Even before I physically stepped foot in Portland, I knew that Sunshine Noodles was special, from its potato chip salad, chile relleno banh xeo, and lime-pepper chicken wings to its COVID-conscious outdoor patio with Dance Dance Revolution-style arrows and cartoon noodle bowls painted on the ground as social distancing markers. The contemporary Cambodian pop-up, which opened over the summer at Psychic Bar on N Mississippi, was one of our picks for Best Restaurants 2020. From the beginning, we knew that Sunshine Noodles’s residency at Psychic Bar would come to an end in early 2021, and that made the place all the more special. Now, that time has come: Sunshine Noodles as we know it will have its last service on Thursday, December 24. But chef Diane Lam, former chef de cuisine of Revelry, is gearing up to open a new, permanent location of Sunshine Noodles in March 2021. In the meantime, Lam is launching an experimental fried chicken wing takeout and delivery operation at Psychic Bar in its place.
The to-be-named chicken wing pop-up will launch January 15 and will feature Lam’s gluten-free fried chicken wings, much like those served at Sunshine Noodles—except here, the Cambodian-inspired sauces will be served on the side. There’ll be dipping sauces like lemon pepper, makrut lime buffalo sauce, shallot oil-infused oyster-hoisin sauce, and a French-Cambodian ranch sauce that Lam learned from her aunt at age 7. Customers will also be able to order rice sets—rice and garnishes—branded after Sunshine Noodles’ adorable cartoon tiger mascot. The Health Tiger rice set might come with cauliflower rice and steamed spinach and mung beans; the Spicy Tiger might come with jasmine rice, papaya salad, and pickled tiger chiles; the Street Tiger might come with jasmine rice, pickled wakame seaweed, and candied anchovies. They’ll be ditching plastic takeout containers for more environmentally-friendly paper wrapping, a la Nong’s. Chicken wings will be available for takeout and delivery until 2 a.m.—a late-night snacking rarity in Portland.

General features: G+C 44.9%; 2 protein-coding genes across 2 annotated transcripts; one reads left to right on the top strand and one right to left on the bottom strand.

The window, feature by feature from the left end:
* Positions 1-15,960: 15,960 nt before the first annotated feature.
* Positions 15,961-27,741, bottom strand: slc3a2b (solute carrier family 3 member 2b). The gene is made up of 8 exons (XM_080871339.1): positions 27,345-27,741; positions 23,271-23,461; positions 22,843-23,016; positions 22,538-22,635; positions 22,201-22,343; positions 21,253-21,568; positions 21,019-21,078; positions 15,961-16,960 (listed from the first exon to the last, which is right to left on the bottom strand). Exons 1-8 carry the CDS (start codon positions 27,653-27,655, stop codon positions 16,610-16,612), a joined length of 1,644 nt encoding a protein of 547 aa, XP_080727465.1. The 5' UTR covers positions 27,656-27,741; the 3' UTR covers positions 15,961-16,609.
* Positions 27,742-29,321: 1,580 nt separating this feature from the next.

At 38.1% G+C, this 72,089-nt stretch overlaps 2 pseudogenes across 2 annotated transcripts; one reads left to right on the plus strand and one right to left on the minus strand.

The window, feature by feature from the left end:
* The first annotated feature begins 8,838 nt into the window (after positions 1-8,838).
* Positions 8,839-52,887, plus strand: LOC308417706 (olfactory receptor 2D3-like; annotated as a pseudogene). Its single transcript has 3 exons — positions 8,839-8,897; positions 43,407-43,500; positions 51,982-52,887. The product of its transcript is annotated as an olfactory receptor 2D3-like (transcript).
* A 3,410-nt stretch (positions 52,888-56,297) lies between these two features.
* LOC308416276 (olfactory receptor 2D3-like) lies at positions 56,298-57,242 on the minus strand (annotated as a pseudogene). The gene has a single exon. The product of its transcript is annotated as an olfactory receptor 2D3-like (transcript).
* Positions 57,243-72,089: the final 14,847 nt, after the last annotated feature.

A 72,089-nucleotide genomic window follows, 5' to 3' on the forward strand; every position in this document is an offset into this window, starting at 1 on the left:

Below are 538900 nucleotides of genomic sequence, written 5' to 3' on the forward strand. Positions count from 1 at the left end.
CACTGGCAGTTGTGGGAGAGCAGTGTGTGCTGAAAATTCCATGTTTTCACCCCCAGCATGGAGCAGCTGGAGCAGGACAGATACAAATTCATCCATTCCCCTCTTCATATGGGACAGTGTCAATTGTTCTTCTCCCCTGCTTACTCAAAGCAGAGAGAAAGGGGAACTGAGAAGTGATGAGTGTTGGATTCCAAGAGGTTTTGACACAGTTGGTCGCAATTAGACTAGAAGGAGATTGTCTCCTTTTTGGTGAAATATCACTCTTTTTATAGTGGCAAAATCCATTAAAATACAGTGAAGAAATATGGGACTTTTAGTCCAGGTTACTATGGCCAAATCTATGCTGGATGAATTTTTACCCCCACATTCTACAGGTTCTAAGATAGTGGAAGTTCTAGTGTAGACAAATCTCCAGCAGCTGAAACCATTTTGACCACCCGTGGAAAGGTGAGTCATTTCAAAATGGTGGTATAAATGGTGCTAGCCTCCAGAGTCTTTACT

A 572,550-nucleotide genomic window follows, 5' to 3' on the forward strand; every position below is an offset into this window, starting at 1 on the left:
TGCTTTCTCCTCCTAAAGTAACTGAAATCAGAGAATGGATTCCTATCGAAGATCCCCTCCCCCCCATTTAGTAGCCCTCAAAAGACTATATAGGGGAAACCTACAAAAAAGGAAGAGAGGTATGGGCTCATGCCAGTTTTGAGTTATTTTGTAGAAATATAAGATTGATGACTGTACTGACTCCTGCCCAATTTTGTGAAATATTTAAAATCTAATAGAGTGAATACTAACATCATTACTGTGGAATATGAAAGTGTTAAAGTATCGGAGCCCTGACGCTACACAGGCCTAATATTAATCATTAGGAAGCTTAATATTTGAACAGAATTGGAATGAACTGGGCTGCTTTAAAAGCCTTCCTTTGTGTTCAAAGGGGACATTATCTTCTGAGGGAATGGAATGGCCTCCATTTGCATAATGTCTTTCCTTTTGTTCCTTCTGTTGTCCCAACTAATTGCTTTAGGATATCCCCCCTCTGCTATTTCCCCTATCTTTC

Delicious-sounding sauces aside, Lam’s experimental fried chicken concept is also notable because it’s based on the concept of a ghost kitchen: a delivery and pick-up only kitchen that has no brick-and-mortar presence, focusing the branding on the product rather than the restaurant experience. Ghost kitchens from Miami-based brand Reef have quietly established themselves in Portland, sometimes drawing ire—refer back to April 2020, when David Chang’s Fuku fried chicken ghost kitchen opened for delivery during the pandemic and quickly closed due to public outcry in favor of supporting local restaurants. Portland restaurant group ChefStable has also ventured into ghost kitchen territory, and so has Andy Ricker of now-closed Pok Pok; chef Doug Miriello, most famously of Dimo’s Apizza, has launched delivery-only fried chicken and delivery-only salads out of the ChefStable catering kitchen, while Ricker partnered with Reef Kitchens for a limited time to sell his famous fish sauce wings.
“Ghost kitchens are a huge buzzword right now,” Lam says. “Honestly, there’s so much politics going into this concept. It almost feels like [a] corporation versus brick-and-mortar, mom and pop situation, [but] I know so many chefs out there right now that are entertaining this idea.... Most chefs ... fulfill [their] identity by carrying it out through their brick and mortar, but right now, how do you bridge that gap when you take away the brick and mortar? So what we’re focusing on as a team is bridging that gap, and making it almost like a lifestyle brand that you relate to on an online platform. We’re trying to show people what our brand is ... and it doesn’t feel too sterile, and it reflects the experience that we’re having in Portland. All the guests that eat my chicken and eat my food, I want them to feel like I’m still cooking for them.”
Lam plans to add a fun, experiential element to her ghost kitchen by creating an online community. There’ll be live-streamed material on IGTV or Twitch—things like talk shows, game shows, and comedy shows that customers can tune into while eating their chicken wings from the comfort of their own homes. “We want to have it represent the people who are in our lives, who inspire us, and who we inspire,” Lam says.